Amazon deletes top-rated review of Angela Saini's 'Superior'
You may recall that in 2019, Angela Saini wrote a book titled Superior: The Return of Race Science – which argued that nefarious claims about biological group differences had been safely put to bed by Science, only to be reanimated by deplorable “scientific racists” in the last few decades. It wasn’t very good.
One minor problem for Saini, as Bo Winegard and I noted in our review, is that groups clearly do differ biologically, as you can tell by looking at them. (Europeans and Africans living in the same environment are not indistinguishable.) She tried to deal with this problem by drawing a neat line around what she called “superficial” traits. Skin colour, hair texture, facial structure – sure, those things do differ for biological reasons. But only a “scientific racist” would think that other traits might differ for biological reasons too.
Of course, “superficial traits” is not a real scientific category. (At one point, Saini lumps together “skin colour” with traits “that are linked to hard survival”.) It’s a category based on the fact that certain traits generate much stronger emotional reactions from people with egalitarian political convictions. For such people, it doesn’t “matter” if genes explain why some groups have darker skin and some have lighter skin, or why some groups are diagnosed with certain diseases at higher rates. But it would be really “bad” if genes explained why some groups score lower on IQ tests.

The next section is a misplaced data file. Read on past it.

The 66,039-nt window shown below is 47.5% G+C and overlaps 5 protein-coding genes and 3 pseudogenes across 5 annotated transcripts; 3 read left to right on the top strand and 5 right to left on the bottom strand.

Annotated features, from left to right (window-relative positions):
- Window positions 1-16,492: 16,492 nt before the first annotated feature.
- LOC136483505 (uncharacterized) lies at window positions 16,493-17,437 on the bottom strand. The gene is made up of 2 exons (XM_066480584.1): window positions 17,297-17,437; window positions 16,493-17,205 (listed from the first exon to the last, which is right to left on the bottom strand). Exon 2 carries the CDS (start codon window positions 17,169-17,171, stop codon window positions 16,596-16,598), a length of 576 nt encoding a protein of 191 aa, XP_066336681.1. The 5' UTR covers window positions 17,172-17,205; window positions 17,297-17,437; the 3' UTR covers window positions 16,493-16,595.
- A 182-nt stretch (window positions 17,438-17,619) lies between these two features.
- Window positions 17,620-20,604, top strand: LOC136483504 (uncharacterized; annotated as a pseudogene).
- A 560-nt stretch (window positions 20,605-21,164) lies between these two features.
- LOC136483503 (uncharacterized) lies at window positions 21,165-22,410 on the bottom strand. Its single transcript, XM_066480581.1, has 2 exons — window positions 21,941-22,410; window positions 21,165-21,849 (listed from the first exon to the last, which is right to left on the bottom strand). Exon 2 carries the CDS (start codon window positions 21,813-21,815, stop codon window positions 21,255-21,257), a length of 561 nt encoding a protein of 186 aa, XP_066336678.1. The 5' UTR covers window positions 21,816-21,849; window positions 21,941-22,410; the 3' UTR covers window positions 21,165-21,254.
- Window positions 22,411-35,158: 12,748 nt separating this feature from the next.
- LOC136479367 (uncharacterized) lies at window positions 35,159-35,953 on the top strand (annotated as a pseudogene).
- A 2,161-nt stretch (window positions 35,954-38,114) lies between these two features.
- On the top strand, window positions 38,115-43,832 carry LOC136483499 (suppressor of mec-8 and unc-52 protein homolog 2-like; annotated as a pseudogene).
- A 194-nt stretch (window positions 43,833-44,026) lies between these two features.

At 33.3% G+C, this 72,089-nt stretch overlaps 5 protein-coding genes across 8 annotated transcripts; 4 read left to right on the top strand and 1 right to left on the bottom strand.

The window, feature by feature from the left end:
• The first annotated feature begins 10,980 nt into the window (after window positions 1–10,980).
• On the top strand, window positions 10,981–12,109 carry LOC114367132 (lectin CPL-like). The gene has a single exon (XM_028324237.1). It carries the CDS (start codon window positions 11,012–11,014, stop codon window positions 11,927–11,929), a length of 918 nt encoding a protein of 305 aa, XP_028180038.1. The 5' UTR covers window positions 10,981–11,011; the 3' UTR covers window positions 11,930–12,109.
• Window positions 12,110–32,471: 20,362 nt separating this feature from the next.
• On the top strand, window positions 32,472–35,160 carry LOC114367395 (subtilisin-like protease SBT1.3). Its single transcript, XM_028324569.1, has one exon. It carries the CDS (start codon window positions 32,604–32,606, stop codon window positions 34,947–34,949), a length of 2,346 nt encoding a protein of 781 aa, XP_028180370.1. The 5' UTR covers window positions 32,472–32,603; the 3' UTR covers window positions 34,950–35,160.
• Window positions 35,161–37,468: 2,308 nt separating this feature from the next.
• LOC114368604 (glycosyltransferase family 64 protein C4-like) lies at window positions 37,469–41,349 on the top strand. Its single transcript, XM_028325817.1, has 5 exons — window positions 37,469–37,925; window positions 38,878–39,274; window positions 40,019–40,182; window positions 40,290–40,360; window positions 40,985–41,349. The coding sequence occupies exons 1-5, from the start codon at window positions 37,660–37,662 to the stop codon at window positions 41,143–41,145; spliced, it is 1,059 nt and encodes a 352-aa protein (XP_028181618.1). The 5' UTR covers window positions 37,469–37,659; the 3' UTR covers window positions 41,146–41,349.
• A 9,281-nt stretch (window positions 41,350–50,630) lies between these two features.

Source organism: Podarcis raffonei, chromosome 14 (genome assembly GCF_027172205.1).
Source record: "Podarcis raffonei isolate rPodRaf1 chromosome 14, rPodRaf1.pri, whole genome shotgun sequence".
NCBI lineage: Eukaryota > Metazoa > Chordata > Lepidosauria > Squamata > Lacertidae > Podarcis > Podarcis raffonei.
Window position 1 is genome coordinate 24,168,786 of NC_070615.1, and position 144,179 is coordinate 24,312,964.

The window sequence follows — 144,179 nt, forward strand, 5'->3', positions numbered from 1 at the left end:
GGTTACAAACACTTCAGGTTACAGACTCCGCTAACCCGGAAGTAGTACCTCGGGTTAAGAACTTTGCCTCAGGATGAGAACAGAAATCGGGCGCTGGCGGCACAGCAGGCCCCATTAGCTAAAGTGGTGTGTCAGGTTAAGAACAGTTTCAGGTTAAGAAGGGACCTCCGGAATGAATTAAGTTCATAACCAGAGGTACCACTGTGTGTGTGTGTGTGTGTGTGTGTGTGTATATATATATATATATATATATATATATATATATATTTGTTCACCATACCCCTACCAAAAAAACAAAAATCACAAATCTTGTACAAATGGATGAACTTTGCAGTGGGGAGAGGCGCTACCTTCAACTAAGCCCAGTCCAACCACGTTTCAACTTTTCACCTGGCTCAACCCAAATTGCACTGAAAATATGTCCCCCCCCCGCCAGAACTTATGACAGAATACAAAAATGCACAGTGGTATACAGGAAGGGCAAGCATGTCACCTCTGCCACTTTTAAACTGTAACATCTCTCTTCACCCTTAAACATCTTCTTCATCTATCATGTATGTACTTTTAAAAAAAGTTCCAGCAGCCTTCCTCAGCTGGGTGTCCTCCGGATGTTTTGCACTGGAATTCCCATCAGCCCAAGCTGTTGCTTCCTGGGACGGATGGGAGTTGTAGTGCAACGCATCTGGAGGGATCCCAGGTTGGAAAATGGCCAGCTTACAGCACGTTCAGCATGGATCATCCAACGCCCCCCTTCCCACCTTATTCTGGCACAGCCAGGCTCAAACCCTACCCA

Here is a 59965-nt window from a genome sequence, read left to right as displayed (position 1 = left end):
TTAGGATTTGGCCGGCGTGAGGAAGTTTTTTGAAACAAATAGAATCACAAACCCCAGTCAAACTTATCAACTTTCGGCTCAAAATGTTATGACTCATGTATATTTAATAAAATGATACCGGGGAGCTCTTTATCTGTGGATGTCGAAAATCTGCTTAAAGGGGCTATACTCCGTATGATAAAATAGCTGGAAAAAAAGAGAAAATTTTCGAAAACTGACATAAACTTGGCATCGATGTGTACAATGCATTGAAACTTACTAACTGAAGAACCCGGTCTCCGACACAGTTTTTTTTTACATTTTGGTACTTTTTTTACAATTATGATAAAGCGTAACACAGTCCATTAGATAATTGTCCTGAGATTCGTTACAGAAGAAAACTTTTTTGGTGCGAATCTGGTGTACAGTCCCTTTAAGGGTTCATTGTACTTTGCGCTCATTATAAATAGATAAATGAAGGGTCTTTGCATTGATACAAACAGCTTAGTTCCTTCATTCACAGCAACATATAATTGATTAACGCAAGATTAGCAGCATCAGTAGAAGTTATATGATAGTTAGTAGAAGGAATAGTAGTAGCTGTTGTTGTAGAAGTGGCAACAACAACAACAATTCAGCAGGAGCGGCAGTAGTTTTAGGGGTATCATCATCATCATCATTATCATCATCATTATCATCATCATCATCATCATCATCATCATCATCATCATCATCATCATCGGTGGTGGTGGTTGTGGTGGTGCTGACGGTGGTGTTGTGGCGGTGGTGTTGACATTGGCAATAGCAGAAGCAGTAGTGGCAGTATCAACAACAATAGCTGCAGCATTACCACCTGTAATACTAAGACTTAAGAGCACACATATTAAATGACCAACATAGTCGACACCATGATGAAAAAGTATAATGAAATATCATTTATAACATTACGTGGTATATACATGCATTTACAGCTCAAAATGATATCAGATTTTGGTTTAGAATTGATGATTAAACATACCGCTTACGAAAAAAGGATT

Another problem for Saini was that some of the scholars who told her what she didn’t want to hear had the annoying habit of being world-leading geneticists. She went to talk to Harvard’s David Reich, who explained that “there may be more than superficial average differences between black and white Americans, possibly even cognitive and psychological ones, because before they arrived in the United States, these population groups had this seventy thousand years apart during which they adapted to their own different environments.”
Reich did only say “possibly” (going by Saini’s summary of his remarks). But of course, “possibly” implies that the question of whether genes explain group differences in cognitive ability is scientific – contrary to much foot-stamping and placard-waving by “anti-racist” activists. I suppose Saini deserves credit for including Reich’s testimony in her book, given that it kind of undermines the entire argument.
Since publishing Superior, Saini seems to have gone off the radar. The last I heard, she’d gotten into a spat with fellow “anti-racist” science writer, Adam Rutherford. (He is the author of How to Argue With a Racist, which Bo Winegard and I also reviewed.) In February of 2020, Saini tweeted that “a certain science writer” had not only “ignored me since last year” but had “refused to credit or acknowledge the work he had used of a scholar and friend of mine, a woman of colour”. Rutherford subsequently announced that he and Saini had been “congenially discussing this offline”.
Then in March of 2020, she published a bizarre op-ed in Nature denouncing UCL for not engaging in enough self-flaeggelation over its “historical links” to eugenics. This prompted a response from several UCL geneticists, including Rutherford, who took umbrage at her claim that they “had been willing to overlook” their department’s “sordid history”. The geneticists pleaded that they had in fact taught the “pernicious history” of their discipline to “tens of thousands of students who have taken our courses”.